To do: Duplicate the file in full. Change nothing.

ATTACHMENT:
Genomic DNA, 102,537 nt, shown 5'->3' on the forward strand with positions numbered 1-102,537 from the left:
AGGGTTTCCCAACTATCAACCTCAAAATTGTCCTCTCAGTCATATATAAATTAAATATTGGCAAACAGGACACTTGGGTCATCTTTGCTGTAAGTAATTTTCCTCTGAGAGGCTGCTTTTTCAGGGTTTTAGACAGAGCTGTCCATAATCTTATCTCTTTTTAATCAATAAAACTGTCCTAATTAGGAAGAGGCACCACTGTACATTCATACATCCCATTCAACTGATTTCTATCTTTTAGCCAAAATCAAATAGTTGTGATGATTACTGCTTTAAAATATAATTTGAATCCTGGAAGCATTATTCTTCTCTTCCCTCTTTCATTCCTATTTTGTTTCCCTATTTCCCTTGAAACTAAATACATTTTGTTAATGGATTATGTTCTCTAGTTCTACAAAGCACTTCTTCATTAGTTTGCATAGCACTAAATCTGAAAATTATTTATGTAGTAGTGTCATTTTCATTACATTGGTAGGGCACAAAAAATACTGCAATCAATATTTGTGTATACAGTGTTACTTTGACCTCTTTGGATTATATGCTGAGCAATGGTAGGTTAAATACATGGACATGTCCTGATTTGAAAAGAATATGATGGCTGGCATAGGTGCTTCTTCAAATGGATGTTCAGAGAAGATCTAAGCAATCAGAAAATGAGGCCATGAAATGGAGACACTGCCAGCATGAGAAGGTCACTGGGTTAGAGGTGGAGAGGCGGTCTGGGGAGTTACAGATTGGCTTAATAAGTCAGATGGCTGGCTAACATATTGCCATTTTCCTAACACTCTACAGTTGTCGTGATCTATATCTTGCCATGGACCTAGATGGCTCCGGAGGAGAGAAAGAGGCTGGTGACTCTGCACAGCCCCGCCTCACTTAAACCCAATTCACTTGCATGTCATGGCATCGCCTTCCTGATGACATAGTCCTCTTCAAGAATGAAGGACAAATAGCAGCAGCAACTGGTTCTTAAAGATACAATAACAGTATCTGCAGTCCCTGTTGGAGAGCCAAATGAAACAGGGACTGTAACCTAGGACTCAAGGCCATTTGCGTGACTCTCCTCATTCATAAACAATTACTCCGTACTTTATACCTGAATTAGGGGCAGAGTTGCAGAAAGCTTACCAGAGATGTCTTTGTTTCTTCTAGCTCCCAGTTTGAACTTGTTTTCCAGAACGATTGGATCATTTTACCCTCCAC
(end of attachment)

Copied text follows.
Genomic DNA, 102,537 nt, shown 5'->3' on the forward strand with positions numbered 1-102,537 from the left:
AGGGTTTCCCAACTATCAACCTCAAAATTGTCCTCTCAGTCATATATAAATTAAATATTGGCAAACAGGACACTTGGGTCATCTTTGCTGTAAGTAATTTTCCTCTGAGAGGCTGCTTTTTCAGGGTTTTAGACAGAGCTGTCCATAATCTTATCTCTTTTTAATCAATAAAACTGTCCTAATTAGGAAGAGGCACCACTGTACATTCATACATCCCATTCAACTGATTTCTATCTTTTAGCCAAAATCAAATAGTTGTGATGATTACTGCTTTAAAATATAATTTGAATCCTGGAAGCATTATTCTTCTCTTCCCTCTTTCATTCCTATTTTGTTTCCCTATTTCCCTTGAAACTAAATACATTTTGTTAATGGATTATGTTCTCTAGTTCTACAAAGCACTTCTTCATTAGTTTGCATAGCACTAAATCTGAAAATTATTTATGTAGTAGTGTCATTTTCATTACATTGGTAGGGCACAAAAAATACTGCAATCAATATTTGTGTATACAGTGTTACTTTGACCTCTTTGGATTATATGCTGAGCAATGGTAGGTTAAATACATGGACATGTCCTGATTTGAAAAGAATATGATGGCTGGCATAGGTGCTTCTTCAAATGGATGTTCAGAGAAGATCTAAGCAATCAGAAAATGAGGCCATGAAATGGAGACACTGCCAGCATGAGAAGGTCACTGGGTTAGAGGTGGAGAGGCGGTCTGGGGAGTTACAGATTGGCTTAATAAGTCAGATGGCTGGCTAACATATTGCCATTTTCCTAACACTCTACAGTTGTCGTGATCTATATCTTGCCATGGACCTAGATGGCTCCGGAGGAGAGAAAGAGGCTGGTGACTCTGCACAGCCCCGCCTCACTTAAACCCAATTCACTTGCATGTCATGGCATCGCCTTCCTGATGACATAGTCCTCTTCAAGAATGAAGGACAAATAGCAGCAGCAACTGGTTCTTAAAGATACAATAACAGTATCTGCAGTCCCTGTTGGAGAGCCAAATGAAACAGGGACTGTAACCTAGGACTCAAGGCCATTTGCGTGACTCTCCTCATTCATAAACAATTACTCCGTACTTTATACCTGAATTAGGGGCAGAGTTGCAGAAAGCTTACCAGAGATGTCTTTGTTTCTTCTAGCTCCCAGTTTGAACTTGTTTTCCAGAACGATTGGATCATTTTACCCTCCAC